A marker for increased contractual collaboration?
Once the deal was announced, it was welcomed as a major advance for Savannah, its shares increasing by 85% and its alliance with a company as substantial as Rio Tinto significantly increasing its profile across the industry. But, as the details have been digested in more detail and the share spike has dampened, concerns have been raised over why Rio Tinto would hand over an asset with such supposed potential resources.
"Rio Tinto doesn't usually say more or less goodbye to an exploration target of 7-12 billion tonnes of HMS grading 3-4.5% with the benefit of 80,000 metres of past drilling without a good reason," says Roger Bade, a mining analyst at Whitman Howard. "Whether it is a view on the prospectivity of this particular deposit, the outlook for the HMS market and its continued presence, or a view on Mozambique, remains to be seen."
Also urging caution, broker RFC Ambrian said that, due to its early stage of development, it was "difficult to make a valuation" on the full scope of the project, but concluded that, given the potential payoff and the low risk in the near term for Savannah, it should be seen as a "speculative buy".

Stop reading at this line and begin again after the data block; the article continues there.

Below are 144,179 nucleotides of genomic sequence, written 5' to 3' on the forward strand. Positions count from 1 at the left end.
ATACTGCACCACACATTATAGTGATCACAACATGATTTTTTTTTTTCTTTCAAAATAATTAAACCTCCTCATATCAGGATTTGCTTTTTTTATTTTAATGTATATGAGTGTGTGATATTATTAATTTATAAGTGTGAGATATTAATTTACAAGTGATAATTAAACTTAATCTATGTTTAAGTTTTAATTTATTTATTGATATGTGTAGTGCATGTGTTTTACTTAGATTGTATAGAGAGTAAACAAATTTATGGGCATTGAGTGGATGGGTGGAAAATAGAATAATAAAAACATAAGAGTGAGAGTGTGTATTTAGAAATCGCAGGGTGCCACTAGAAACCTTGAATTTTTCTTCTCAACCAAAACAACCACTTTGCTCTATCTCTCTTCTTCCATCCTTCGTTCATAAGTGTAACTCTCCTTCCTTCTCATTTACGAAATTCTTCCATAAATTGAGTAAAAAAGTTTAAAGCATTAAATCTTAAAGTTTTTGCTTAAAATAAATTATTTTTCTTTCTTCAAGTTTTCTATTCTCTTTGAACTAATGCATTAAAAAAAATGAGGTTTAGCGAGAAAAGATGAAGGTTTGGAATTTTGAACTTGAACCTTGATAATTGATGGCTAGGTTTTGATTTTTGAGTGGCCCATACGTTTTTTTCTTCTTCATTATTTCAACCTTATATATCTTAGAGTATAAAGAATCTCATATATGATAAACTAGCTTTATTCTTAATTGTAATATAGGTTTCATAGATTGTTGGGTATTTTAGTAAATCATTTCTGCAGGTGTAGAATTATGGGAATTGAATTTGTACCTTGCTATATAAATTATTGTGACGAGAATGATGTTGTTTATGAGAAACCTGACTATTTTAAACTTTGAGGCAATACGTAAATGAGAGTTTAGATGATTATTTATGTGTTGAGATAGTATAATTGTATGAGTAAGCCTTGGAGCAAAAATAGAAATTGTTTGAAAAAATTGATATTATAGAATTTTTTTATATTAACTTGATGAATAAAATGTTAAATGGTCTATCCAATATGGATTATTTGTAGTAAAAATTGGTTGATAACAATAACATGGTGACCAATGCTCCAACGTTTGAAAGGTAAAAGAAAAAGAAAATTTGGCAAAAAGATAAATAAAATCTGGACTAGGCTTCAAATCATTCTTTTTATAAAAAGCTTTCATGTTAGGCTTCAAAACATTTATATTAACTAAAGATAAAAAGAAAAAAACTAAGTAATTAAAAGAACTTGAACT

As with all innovations, from products to contracting arrangements, the value of the deal to both Rio Tinto and Savannah Resources can only be assessed a lot further down the line, but with the major looking to reduce its primary involvement in the project and the minor looking to take a step up while minimising its risks, it certainly seems a worthwhile exercise to try.
With its gradual process of passing ownership of one to the other as goals are met, the potential earnings should evolve in step with the learning so that any risk transferred is balanced out by potential reward.
Should the project fail, the results would not be any worse than those of conventional arrangements between majors and minors, but success could well set the course for a new way for risk and reward to be shared across the different tiers of industry.